Next Generation Light Anti-Tank Weapon (NLAW)
NLAW is a lightweight, short-range anti-tank weapon designed to engage main battle tanks and other fighting vehicles up to a range of 600m
The Next Generation Light Ant-Tank Weapon (NLAW) is described by Saab thus;
The Bofors NLAW (Next Generation Light Anti-tank Weapon) is the first ever single soldier missile system that rapidly knocks out any Main Battle Tank in just one shot by striking it from above. The true tank killer for light forces that operate dismounted in all environments including built-up areas.
It is currently in service with the British Army, Royal Marines and RAF Regiment.
Next Generation Light Anti-Tank Weapon (NLAW) History
The history of NLAW starts with the weapon it was intended to replace, the LAW 80.
Light Anti-Armour Weapon (LAW) 80 was intended as a replacement for the Rocket 66 mm HEAT L1A1, more commonly known as the M72 LAW. The L1A1 was seen as increasingly obsolete against modern Soviet armour, primarily as a result of its fixed diameter, unlike RPG type weapons, the warhead diameter was constrained by the launch tube diameter. For HEAT warheads, one of the principal means of increasing penetration is with a warhead of greater diameter.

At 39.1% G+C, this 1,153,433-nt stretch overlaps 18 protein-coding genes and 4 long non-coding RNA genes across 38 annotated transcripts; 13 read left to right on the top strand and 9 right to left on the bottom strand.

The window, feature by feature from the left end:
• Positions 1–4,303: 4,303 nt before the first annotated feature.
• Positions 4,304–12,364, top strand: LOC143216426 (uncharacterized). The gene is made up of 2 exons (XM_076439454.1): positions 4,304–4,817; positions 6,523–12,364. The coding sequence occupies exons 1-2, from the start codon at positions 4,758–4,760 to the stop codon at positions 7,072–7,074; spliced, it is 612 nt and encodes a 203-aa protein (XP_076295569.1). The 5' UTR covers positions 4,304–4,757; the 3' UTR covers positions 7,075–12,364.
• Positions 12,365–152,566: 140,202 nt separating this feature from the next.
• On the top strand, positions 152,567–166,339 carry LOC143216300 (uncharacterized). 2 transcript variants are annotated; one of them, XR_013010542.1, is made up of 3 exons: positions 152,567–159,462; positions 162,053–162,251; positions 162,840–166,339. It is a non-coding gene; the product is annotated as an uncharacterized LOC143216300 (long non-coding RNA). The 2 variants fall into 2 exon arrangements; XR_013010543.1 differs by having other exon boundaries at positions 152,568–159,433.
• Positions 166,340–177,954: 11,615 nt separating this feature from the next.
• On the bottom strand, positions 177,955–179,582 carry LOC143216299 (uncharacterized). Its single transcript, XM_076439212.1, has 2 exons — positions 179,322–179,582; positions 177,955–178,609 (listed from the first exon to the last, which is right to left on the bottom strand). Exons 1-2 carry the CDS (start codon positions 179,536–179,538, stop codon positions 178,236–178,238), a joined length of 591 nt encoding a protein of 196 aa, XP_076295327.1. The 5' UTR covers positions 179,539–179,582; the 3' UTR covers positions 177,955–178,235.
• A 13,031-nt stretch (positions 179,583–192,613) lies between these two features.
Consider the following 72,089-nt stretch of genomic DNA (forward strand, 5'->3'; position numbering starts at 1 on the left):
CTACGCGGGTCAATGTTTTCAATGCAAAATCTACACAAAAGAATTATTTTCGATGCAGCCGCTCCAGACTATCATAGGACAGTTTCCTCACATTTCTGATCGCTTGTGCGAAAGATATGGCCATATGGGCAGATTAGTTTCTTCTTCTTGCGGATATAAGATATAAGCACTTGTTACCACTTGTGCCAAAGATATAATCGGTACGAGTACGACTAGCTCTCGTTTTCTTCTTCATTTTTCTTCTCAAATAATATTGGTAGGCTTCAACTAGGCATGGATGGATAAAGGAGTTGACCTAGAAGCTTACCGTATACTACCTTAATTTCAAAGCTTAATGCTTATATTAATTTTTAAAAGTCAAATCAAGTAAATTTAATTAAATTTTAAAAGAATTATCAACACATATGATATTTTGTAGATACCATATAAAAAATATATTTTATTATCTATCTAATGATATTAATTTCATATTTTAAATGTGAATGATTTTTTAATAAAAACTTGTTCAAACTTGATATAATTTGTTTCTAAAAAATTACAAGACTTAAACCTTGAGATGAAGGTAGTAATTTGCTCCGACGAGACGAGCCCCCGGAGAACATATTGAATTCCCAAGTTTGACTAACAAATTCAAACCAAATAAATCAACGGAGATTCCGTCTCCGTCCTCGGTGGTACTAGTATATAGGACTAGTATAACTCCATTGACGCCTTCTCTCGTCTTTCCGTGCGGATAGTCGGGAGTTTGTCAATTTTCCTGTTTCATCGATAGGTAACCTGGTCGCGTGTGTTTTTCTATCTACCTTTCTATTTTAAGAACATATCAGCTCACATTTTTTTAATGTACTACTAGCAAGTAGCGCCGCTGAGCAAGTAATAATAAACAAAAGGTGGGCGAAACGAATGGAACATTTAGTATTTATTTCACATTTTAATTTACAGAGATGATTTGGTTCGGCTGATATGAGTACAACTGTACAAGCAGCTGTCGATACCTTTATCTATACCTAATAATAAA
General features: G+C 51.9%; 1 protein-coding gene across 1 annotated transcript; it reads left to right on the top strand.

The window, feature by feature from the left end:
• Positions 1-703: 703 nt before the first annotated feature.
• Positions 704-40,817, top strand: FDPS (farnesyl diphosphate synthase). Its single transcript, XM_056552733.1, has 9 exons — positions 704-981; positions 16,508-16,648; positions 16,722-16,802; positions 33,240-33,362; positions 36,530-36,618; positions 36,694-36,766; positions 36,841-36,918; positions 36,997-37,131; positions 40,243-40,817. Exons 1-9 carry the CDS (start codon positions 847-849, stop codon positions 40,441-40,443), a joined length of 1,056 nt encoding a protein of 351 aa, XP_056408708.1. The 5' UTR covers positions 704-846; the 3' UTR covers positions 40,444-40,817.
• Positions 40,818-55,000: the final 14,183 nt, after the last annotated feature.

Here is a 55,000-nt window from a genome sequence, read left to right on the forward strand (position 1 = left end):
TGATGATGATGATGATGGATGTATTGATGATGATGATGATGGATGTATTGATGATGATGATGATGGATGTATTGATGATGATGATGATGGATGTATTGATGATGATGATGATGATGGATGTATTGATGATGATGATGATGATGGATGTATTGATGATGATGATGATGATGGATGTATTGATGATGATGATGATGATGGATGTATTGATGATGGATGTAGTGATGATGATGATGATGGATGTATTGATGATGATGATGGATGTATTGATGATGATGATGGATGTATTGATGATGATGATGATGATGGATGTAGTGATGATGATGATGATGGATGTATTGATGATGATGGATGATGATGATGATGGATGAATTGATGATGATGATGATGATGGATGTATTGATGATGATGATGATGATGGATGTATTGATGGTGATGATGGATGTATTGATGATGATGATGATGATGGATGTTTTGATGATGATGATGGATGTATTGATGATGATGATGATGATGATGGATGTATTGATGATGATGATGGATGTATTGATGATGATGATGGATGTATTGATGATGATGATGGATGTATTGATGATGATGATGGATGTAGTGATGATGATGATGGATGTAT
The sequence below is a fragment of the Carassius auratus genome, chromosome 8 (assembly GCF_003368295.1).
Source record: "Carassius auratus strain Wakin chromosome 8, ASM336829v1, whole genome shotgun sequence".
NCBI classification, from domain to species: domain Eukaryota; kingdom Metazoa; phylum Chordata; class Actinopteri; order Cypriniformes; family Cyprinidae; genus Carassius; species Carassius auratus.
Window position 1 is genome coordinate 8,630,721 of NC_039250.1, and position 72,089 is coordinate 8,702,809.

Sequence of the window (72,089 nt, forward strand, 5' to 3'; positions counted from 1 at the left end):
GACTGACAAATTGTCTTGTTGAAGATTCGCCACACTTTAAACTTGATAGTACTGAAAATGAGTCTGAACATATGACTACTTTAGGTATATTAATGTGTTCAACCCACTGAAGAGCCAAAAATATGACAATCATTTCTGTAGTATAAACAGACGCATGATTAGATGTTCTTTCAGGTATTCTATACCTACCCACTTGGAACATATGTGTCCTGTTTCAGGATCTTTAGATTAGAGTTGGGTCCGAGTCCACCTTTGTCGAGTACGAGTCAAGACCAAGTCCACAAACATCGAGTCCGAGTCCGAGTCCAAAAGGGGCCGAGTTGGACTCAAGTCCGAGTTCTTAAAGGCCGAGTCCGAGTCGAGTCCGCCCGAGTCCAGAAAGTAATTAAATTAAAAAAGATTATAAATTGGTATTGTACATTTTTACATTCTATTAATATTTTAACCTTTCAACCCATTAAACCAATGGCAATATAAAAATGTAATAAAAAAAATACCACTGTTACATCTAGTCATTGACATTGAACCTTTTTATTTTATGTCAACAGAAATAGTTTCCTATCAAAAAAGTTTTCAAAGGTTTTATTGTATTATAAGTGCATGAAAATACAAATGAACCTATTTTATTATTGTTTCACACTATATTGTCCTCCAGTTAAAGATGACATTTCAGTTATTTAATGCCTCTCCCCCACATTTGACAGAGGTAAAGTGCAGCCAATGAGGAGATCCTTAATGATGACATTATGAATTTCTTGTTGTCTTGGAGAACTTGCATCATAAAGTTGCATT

LAW-80 was designed with a 94mm diameter warhead and included a spotting rifle that fire ammunition ballistically matched to the main round. The effective range was reportedly 500m, although it would be relatively difficult to achieve a hit at this range against a moving target. If it did hit, though, the vehicle would likely be in trouble, the warhead could penetrate 700mm RHA. When carried, the missile was 1m long, this was extended to 1.5m in the ready to fire mode. LAW-80 weighed 10kg.
LAW-80 could also be used as an ‘off-route mine’ and command-detonated.
LAW-80 was last produced in 1993
The replacement for the Insys LAW-80 was intended to be guided to support realistic engagement distances, Next Generation Light Anti-Armour Weapon (NLAW) was the programme name.
The requirement was defined as;
Next Generation Light Anti-Armour Weapon’s (NLAW) primary use will be to defeat armour in close battle. Its secondary use will be to attack defended positions such as bunkers. Recognising the potential for warfare in urban areas, it must be capable of being fired from within buildings. NLAW will be used by the infantry in conjunction with medium range weapons (up to 2000-3000m), but will be the only individual anti-armour weapon for other arms and services. Operational analysis has indicated that, as a fixed point defence weapon, significant numbers of NLAW will be required in order to ensure there is sufficient coverage of the battlefield and rear areas.
Two initial Project Definition studies were awarded to Matra BAe Dynamics and Celsius (Sweden) and in January 2001, two bids were received for the Demonstration, Manufacture and Support phase.
Matra Bae Dynamics entered the Kestrel, and Celsius, the MBT-LAW.
Kestrel was a version of the Lockheed Martin FGM-172 Predator Short Range Anti-Tank Missile that was intended to enter service with the US Marine Corps.